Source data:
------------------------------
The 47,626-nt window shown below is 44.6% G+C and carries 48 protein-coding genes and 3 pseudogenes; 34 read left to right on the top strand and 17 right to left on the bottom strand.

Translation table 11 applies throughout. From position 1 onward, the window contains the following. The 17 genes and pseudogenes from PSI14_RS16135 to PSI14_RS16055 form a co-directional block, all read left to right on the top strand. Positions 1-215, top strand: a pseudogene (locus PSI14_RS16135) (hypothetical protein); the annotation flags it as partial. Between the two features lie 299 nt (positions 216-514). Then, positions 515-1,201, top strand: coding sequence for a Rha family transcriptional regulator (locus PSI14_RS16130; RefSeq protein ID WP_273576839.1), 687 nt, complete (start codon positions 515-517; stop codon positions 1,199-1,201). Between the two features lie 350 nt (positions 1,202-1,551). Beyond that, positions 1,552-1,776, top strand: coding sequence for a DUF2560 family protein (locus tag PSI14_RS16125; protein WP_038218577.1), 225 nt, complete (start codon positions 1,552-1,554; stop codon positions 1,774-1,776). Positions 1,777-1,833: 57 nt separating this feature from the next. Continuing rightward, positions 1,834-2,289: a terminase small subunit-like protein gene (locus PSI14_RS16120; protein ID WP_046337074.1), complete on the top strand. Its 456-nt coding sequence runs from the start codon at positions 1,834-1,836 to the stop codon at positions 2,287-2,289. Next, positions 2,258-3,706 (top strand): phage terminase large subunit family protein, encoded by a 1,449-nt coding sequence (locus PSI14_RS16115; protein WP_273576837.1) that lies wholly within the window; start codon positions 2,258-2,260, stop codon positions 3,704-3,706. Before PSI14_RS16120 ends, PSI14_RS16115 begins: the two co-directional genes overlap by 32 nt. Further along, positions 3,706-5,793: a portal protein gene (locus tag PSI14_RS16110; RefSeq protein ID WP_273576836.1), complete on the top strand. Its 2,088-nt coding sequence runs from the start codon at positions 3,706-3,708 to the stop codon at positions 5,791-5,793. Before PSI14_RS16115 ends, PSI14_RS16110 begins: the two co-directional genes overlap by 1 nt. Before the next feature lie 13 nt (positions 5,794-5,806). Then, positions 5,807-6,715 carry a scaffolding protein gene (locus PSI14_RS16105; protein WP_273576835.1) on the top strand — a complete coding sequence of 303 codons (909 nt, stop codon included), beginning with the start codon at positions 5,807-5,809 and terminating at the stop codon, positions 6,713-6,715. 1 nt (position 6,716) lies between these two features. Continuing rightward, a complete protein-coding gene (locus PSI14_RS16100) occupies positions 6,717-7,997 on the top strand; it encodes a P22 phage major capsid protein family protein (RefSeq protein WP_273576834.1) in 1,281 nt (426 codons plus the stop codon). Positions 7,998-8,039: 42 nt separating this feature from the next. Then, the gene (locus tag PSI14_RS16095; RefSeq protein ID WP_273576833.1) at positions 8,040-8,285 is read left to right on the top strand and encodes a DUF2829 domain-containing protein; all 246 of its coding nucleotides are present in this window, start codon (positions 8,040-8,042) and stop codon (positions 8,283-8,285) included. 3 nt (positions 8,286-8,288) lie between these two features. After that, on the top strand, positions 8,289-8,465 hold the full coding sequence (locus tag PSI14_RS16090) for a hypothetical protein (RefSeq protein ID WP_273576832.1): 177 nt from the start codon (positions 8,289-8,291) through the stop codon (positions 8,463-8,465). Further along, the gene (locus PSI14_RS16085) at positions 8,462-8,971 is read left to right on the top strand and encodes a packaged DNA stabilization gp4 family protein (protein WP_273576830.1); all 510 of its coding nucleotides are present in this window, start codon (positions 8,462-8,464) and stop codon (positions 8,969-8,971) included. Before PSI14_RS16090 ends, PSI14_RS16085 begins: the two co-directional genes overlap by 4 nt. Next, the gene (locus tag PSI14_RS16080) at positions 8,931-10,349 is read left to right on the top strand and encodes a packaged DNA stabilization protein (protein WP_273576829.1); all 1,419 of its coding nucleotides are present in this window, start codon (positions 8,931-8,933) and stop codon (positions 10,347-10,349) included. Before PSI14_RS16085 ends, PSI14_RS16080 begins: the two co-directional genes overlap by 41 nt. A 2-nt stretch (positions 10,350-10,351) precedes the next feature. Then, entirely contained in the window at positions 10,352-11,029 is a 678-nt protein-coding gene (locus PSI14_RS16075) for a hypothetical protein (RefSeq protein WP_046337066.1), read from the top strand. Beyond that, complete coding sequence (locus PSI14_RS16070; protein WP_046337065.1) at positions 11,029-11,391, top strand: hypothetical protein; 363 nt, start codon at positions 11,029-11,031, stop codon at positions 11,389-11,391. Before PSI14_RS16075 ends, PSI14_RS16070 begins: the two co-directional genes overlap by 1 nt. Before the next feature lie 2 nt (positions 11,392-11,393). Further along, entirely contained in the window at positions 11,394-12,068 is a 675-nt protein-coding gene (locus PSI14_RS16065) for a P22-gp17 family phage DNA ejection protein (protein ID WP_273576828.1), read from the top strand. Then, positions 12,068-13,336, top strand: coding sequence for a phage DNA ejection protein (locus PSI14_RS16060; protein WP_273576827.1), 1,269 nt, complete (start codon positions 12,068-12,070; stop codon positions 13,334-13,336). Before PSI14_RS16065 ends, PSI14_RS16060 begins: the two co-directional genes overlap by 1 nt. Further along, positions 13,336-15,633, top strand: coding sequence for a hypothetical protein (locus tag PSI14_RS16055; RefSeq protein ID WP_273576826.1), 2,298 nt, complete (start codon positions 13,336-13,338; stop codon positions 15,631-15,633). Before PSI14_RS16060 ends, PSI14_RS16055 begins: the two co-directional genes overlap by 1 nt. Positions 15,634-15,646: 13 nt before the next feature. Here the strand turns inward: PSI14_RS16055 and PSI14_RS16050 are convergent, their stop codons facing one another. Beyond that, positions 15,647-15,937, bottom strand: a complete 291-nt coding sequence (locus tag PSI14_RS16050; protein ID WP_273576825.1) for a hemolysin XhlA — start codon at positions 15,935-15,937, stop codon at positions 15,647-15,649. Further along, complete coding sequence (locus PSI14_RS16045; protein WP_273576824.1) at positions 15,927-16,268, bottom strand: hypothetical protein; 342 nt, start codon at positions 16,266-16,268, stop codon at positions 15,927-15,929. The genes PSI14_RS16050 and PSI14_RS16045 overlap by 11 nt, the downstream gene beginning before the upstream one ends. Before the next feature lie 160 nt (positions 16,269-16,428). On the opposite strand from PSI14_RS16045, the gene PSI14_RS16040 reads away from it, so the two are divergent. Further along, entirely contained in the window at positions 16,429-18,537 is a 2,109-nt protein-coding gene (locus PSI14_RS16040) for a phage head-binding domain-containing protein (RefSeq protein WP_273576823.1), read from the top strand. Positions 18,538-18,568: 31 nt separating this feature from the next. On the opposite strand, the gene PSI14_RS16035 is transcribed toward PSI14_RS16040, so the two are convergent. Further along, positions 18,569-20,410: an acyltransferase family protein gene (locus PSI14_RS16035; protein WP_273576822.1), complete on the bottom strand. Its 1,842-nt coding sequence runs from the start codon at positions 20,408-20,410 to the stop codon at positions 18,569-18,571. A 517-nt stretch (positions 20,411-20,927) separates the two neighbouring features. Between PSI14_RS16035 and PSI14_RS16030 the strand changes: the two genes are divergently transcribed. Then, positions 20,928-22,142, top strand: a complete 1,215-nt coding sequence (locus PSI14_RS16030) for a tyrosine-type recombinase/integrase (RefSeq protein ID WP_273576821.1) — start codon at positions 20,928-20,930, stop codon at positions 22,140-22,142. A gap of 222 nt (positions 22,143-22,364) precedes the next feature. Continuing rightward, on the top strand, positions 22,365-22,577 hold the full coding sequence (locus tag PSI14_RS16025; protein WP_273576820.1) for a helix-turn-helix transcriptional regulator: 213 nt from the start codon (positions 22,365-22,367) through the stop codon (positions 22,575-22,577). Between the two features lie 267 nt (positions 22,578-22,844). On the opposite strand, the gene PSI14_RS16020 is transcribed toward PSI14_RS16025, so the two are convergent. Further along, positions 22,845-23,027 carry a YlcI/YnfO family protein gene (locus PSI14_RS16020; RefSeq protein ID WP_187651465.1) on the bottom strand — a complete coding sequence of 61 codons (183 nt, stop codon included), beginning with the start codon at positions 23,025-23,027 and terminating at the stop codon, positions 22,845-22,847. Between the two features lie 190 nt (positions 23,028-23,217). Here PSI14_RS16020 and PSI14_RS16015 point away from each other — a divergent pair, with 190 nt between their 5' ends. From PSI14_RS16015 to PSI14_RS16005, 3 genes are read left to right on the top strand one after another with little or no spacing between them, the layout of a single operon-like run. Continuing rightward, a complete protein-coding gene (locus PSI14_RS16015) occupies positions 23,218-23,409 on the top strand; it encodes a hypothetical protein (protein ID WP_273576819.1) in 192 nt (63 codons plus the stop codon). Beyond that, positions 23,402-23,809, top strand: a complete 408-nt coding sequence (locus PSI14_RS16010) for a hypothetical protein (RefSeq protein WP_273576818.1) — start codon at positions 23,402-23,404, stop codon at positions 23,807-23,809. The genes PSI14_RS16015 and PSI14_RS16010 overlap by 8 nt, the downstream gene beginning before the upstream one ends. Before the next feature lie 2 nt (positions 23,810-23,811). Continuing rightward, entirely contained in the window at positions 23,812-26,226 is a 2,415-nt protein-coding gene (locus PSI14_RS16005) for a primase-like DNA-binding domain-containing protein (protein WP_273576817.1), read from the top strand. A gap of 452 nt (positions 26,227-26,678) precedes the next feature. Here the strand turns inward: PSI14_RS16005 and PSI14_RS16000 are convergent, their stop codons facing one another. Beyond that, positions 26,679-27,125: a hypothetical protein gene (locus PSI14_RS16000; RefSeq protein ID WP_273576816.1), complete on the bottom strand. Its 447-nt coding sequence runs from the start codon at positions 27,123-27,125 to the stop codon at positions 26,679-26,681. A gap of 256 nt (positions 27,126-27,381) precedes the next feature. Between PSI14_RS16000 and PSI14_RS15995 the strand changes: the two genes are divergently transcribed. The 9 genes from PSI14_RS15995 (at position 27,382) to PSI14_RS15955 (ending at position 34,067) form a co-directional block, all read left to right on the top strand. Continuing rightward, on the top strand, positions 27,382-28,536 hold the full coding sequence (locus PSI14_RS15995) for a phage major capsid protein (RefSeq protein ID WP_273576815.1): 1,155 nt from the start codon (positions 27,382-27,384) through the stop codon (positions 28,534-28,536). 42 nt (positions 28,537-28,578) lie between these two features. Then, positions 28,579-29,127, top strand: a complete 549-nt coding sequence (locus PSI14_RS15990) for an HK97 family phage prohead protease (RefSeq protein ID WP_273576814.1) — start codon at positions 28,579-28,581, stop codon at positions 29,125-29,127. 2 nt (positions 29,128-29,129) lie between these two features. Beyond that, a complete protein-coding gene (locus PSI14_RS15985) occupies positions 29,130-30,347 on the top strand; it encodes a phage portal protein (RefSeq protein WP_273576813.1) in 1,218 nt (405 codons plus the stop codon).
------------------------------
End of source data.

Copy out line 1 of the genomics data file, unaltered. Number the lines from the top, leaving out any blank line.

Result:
The 47,626-nt window shown below is 44.6% G+C and carries 48 protein-coding genes and 3 pseudogenes; 34 read left to right on the top strand and 17 right to left on the bottom strand.